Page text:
January 30, 2017

Ranchers challenge ‘endangered’ listing of gray wolf

By Ranchers challenge ‘endangered’ listing of gray wolf

The listing of the California Gray Wolf as an endangered species has caused ranchers throughout the state concerned of the damage caused by wolves.

The California Fish and Game Commission has neglected sound scientific analysis, undermined sensible wildlife protections — and violated state law — by unjustifiably adding the gray wolf to the state’s list of “endangered” species.

So argues a lawsuit filed today by Pacific Legal Foundation on behalf of the California Cattlemen’s Association (CCA) and the California Farm Bureau Federation. Filed in California Superior Court, the lawsuit challenges the commission’s listing of the gray wolf under the California Endangered Species Act. The listing took effect on January 1, 2017, a little over a year after a divided commission approved it on a controversial 3-1 vote.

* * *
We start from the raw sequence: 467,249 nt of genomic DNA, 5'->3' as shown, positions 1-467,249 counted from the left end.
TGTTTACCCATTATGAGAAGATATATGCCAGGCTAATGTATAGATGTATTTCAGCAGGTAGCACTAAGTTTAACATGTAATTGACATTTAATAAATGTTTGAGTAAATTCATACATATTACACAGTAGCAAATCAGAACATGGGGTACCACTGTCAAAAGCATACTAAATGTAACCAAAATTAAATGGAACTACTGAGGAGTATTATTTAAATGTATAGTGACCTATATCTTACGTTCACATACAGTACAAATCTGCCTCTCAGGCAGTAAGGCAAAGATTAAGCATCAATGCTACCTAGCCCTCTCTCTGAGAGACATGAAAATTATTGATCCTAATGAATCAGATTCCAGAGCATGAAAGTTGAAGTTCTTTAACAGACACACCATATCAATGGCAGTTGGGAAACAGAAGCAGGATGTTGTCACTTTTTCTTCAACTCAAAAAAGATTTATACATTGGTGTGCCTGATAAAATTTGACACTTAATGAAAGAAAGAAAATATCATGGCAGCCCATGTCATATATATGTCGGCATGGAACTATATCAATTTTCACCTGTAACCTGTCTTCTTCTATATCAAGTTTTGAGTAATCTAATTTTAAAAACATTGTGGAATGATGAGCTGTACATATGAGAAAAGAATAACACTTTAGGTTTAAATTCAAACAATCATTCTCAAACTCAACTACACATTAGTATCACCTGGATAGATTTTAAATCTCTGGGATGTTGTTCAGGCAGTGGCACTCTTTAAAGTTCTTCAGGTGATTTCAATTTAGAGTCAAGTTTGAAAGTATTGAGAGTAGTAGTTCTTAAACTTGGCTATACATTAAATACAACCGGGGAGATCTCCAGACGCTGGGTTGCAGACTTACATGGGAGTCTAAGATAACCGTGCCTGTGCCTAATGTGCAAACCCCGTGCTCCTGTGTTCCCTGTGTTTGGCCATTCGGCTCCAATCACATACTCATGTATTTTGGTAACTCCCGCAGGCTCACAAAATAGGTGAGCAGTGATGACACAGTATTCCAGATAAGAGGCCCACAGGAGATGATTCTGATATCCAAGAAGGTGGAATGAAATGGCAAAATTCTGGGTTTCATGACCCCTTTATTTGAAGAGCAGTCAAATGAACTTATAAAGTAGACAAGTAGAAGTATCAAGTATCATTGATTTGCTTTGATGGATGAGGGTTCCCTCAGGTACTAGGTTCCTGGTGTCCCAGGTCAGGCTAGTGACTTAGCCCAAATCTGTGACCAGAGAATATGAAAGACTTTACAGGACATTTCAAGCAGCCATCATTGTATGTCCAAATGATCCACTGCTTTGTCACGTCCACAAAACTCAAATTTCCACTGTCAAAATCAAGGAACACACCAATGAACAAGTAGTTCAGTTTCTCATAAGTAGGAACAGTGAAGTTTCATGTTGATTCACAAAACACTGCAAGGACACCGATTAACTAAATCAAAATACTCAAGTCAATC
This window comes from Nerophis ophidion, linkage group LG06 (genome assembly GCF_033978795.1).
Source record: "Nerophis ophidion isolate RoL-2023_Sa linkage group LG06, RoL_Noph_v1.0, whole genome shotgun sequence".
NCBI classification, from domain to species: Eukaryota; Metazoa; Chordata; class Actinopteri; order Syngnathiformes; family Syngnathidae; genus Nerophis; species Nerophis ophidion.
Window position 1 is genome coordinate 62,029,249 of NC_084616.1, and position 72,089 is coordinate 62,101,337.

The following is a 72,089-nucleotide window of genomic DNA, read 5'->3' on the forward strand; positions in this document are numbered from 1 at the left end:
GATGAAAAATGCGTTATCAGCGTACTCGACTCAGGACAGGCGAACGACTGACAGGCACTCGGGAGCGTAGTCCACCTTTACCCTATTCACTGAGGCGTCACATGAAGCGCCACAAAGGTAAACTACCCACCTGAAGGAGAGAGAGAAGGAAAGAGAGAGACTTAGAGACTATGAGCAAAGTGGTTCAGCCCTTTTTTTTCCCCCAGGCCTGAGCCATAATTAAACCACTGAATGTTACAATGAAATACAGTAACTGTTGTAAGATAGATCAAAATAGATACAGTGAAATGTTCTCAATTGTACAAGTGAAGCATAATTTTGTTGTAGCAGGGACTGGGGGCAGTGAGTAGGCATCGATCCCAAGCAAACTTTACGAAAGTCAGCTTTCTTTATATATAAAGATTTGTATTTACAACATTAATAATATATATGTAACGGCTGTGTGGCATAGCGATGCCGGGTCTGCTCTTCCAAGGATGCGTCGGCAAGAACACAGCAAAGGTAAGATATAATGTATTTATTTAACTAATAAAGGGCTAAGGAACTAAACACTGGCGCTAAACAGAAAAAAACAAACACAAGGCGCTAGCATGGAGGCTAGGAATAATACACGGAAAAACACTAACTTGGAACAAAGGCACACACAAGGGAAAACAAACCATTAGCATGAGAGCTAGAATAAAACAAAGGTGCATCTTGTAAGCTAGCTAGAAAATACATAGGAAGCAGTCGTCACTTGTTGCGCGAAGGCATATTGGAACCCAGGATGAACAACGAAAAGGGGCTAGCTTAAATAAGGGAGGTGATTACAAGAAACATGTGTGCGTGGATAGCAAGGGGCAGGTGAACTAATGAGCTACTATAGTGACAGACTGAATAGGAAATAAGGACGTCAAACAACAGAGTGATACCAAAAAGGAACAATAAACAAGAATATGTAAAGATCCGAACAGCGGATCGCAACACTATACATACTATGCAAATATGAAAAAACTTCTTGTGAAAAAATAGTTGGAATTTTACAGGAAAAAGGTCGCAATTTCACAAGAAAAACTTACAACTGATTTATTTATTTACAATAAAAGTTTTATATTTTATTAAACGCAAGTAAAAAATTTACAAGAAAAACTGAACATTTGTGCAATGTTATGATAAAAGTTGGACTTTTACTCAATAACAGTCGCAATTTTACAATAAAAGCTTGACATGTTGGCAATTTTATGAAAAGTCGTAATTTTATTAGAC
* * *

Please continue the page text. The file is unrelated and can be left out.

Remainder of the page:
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California Cattlemen’s Association v. California Fish and Game Commission

Based on the sighting of a lone non-native gray wolf in California, the state Fish and Game Commission listed the gray wolf species under the California Endangered Species Act, effective January 1, 2017. On behalf of the California Cattlemen’s Association, the California Farm Bureau Federation, and their members, PLF sued to invalidate this illegal listing, which protects a non-native species at the expense of native species, ignores the growing wolf populations outside California, and upends a multi-year collaborative process among government, environmental, and ranching interests to balance wolf protection with livestock protection. 

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